Audit clauses in contracts are tools for policing contracting behaviour. While their use is well-established in some sectors, too many businesses (and their lawyers) don't use them at all, or still regard them as 'boilerplate'. But this is changing in the UK, partly because of a series of High Court cases which have brought the clause language vividly to life and illustrated both their practical impact, and also their limitations.
The latest case is called Alfa Finance v Quarzwerke. Quarzwerke purchased from Alfa a majority shareholding in a business based in Bulgaria, with subsidiaries elsewhere in Europe. The business was in industrial materials processing. But the lessons learnt could apply in any industry area.
Quarzwerke and the acquired subsidiaries were obliged under the sale agreement to retain the books and records of the business for ten years – in effect, to retain the corporate memory - and use 'best endeavours' to grant Alfa 'reasonable access' to the documents, and to enable Alfa to copy documentation at its own expense.
Eighteen months after the purchase, Alfa invoked the audit clause. When Quarzwerke refused to comply, Alfa sought a court order for so-called 'specific performance' in order to access the documents. Quarzwerke not only argued that the clause was not suitable for specific performance, but also argued that the clause entitled Alfa to only reasonableaccess. This meant that Alfa must show that its request was reasonable, and indeed justify it.
Why did they believe that justification was necessary? At the time, a commercial dispute was underway between the parties, which had been submitted to arbitration. Arrangements to disclose documents had already been put in place under the arbitration. Quarzwerke argued that Alfa was seeking to circumvent the disclosure process under the arbitration, by means of the audit request. This was not, in its view, reasonable. It was therefore entitled to refuse to comply with Alfa's request.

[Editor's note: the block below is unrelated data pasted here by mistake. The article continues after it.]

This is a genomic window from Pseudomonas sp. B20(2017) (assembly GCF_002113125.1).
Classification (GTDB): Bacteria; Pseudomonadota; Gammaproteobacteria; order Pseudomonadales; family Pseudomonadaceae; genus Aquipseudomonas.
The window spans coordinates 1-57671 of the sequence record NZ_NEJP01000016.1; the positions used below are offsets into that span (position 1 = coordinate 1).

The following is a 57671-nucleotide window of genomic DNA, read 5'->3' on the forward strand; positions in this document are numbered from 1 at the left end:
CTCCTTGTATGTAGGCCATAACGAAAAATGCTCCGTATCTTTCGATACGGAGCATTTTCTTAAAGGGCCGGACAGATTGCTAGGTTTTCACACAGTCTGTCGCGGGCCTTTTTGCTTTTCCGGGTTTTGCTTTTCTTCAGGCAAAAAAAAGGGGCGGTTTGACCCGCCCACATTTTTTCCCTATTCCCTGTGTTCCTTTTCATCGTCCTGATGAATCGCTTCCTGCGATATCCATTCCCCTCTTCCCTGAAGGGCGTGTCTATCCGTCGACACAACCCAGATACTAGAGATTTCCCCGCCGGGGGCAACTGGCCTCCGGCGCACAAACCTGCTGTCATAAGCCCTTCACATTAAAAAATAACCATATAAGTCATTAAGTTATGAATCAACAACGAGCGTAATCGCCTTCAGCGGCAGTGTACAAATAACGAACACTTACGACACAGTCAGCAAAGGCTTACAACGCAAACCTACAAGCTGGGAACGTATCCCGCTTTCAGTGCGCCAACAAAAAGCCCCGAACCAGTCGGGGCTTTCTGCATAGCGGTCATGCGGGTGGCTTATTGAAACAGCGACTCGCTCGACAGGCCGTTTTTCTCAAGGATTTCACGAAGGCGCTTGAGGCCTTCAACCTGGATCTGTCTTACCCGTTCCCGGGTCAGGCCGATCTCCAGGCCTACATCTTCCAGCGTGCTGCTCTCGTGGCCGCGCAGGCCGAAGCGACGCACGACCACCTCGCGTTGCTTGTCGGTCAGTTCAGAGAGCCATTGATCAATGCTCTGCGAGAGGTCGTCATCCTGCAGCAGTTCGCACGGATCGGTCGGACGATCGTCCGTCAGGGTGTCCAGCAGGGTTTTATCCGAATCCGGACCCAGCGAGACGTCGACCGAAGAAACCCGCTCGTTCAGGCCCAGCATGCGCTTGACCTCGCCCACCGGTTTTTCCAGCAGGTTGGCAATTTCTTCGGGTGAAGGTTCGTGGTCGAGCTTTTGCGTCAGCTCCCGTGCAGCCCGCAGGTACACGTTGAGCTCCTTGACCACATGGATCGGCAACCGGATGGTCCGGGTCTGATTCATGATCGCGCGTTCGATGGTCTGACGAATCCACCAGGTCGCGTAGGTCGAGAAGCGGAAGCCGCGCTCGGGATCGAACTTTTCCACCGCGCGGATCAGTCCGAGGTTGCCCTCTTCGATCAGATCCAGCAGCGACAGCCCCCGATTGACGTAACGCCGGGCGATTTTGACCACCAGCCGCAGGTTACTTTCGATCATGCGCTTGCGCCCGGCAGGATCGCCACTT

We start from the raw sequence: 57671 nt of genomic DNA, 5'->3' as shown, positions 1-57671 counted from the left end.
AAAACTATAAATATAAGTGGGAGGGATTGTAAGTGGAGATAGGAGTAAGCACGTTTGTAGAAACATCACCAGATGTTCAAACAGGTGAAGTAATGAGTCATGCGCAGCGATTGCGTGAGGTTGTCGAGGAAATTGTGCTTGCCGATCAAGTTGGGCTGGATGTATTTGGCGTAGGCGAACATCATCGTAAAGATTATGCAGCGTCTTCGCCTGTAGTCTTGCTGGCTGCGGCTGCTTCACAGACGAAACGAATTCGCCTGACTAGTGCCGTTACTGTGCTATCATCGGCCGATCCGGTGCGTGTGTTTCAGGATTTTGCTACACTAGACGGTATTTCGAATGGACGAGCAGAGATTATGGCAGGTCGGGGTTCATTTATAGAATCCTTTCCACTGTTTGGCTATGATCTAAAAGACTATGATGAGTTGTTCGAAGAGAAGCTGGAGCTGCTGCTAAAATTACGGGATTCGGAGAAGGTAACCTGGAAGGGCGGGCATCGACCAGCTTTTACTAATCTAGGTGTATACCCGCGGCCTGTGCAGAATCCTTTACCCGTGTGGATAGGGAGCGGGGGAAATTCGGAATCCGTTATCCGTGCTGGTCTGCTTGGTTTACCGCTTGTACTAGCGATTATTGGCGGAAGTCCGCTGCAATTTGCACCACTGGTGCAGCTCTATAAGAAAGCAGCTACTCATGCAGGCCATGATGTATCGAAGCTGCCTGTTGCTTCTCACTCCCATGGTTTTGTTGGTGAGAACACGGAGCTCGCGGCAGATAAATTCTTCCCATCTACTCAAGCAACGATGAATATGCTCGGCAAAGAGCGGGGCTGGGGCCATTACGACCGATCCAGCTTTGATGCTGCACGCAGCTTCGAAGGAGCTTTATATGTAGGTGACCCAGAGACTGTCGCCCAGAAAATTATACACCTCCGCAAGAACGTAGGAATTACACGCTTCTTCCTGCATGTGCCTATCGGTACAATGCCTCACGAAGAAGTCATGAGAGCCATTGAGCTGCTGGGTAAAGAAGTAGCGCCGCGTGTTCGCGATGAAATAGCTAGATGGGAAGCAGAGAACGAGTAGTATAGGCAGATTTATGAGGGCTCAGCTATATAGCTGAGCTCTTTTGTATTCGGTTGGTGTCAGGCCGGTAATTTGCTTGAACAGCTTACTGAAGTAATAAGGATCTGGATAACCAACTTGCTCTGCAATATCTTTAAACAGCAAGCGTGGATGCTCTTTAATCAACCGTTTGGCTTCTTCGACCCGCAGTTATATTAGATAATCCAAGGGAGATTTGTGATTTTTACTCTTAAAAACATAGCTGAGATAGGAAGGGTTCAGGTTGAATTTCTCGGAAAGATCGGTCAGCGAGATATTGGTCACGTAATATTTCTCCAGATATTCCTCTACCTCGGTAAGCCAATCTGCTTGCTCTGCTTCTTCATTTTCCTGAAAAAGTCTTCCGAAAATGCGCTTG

The High Court, however, disagreed. It held that Quarzwerke must comply with Alfa's request. Not only were the provisions clear enough to be enforced but Alfa did not have to justify why it wanted access. Alfa were entitled to access based on a 'clear contractual right'. In the Court's view, the phrase 'reasonable access' simply referred to thepracticalities of access – namely access at a reasonable time, and by process which it would be reasonable and practicable to meet – eg it would not be reasonable for Alfa to demand excessive copies, nor demand access in an unreasonably short timeframe.
Firstly, the case is a reminder that audit clauses can be enforced under English law by means of a court order of specific performance, ie a type of mandatory instruction. Secondly, while every contract must be interpreted in its context, and in light of general principles, this dispute illustrates how much can rest on the use and interpretation of 'routine' language in an audit clause.
If you do enforce an audit clause it can provide a very powerful mechanism for policing contracts, or extracting value from a transaction. The use of varied audit mechanisms in contracts is set to increase with the growing focus on 'commercial excellence' as a post-signature objective under contracts of all types.